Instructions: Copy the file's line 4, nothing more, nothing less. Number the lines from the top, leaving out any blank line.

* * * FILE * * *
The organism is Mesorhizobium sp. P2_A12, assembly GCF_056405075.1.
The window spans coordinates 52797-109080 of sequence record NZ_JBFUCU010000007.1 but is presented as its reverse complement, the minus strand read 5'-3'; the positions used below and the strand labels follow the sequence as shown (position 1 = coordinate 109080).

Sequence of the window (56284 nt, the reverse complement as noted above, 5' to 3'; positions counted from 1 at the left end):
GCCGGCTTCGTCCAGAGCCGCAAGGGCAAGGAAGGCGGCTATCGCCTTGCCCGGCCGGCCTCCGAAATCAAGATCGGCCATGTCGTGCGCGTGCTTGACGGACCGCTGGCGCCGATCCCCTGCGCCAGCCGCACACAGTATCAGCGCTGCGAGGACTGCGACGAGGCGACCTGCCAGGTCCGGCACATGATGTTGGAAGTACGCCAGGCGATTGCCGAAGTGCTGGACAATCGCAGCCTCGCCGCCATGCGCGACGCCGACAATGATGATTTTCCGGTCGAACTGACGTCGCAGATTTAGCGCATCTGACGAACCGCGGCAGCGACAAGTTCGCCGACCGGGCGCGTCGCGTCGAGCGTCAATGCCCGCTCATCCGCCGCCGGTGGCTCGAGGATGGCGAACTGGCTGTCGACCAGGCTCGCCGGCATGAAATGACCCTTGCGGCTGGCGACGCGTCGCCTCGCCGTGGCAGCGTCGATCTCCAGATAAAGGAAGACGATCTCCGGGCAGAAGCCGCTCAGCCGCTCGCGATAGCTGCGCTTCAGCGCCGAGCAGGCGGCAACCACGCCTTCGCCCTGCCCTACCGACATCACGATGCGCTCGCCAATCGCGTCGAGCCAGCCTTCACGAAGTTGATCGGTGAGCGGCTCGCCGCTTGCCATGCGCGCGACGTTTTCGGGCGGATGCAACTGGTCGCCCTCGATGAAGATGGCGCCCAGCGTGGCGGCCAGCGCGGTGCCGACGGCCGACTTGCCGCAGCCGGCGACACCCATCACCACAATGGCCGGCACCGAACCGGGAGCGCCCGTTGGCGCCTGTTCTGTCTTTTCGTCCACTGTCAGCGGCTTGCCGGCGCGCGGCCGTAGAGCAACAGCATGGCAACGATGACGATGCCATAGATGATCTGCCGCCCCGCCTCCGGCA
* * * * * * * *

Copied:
GCCGGCTTCGTCCAGAGCCGCAAGGGCAAGGAAGGCGGCTATCGCCTTGCCCGGCCGGCCTCCGAAATCAAGATCGGCCATGTCGTGCGCGTGCTTGACGGACCGCTGGCGCCGATCCCCTGCGCCAGCCGCACACAGTATCAGCGCTGCGAGGACTGCGACGAGGCGACCTGCCAGGTCCGGCACATGATGTTGGAAGTACGCCAGGCGATTGCCGAAGTGCTGGACAATCGCAGCCTCGCCGCCATGCGCGACGCCGACAATGATGATTTTCCGGTCGAACTGACGTCGCAGATTTAGCGCATCTGACGAACCGCGGCAGCGACAAGTTCGCCGACCGGGCGCGTCGCGTCGAGCGTCAATGCCCGCTCATCCGCCGCCGGTGGCTCGAGGATGGCGAACTGGCTGTCGACCAGGCTCGCCGGCATGAAATGACCCTTGCGGCTGGCGACGCGTCGCCTCGCCGTGGCAGCGTCGATCTCCAGATAAAGGAAGACGATCTCCGGGCAGAAGCCGCTCAGCCGCTCGCGATAGCTGCGCTTCAGCGCCGAGCAGGCGGCAACCACGCCTTCGCCCTGCCCTACCGACATCACGATGCGCTCGCCAATCGCGTCGAGCCAGCCTTCACGAAGTTGATCGGTGAGCGGCTCGCCGCTTGCCATGCGCGCGACGTTTTCGGGCGGATGCAACTGGTCGCCCTCGATGAAGATGGCGCCCAGCGTGGCGGCCAGCGCGGTGCCGACGGCCGACTTGCCGCAGCCGGCGACACCCATCACCACAATGGCCGGCACCGAACCGGGAGCGCCCGTTGGCGCCTGTTCTGTCTTTTCGTCCACTGTCAGCGGCTTGCCGGCGCGCGGCCGTAGAGCAACAGCATGGCAACGATGACGATGCCATAGATGATCTGCCGCCCCGCCTCCGGCA